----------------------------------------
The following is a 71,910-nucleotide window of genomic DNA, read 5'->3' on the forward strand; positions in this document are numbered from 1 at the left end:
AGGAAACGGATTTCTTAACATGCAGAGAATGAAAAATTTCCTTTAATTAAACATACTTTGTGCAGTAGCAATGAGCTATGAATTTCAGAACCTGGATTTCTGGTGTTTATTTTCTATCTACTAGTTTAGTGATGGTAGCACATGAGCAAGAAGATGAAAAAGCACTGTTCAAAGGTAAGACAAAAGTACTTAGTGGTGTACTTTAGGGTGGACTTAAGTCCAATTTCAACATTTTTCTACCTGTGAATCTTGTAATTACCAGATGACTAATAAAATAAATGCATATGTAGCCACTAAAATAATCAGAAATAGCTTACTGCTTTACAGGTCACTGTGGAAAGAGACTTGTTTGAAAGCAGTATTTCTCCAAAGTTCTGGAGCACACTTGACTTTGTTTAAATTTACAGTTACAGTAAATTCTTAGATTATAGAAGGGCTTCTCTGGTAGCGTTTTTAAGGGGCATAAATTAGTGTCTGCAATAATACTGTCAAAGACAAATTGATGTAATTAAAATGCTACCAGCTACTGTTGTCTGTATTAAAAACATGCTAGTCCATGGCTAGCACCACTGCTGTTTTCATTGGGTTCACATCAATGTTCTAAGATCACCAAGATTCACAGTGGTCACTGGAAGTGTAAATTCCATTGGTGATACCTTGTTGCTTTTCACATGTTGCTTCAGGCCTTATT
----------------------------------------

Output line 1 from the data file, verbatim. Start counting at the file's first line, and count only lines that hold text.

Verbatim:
The following is a 71,910-nucleotide window of genomic DNA, read 5'->3' on the forward strand; positions in this document are numbered from 1 at the left end: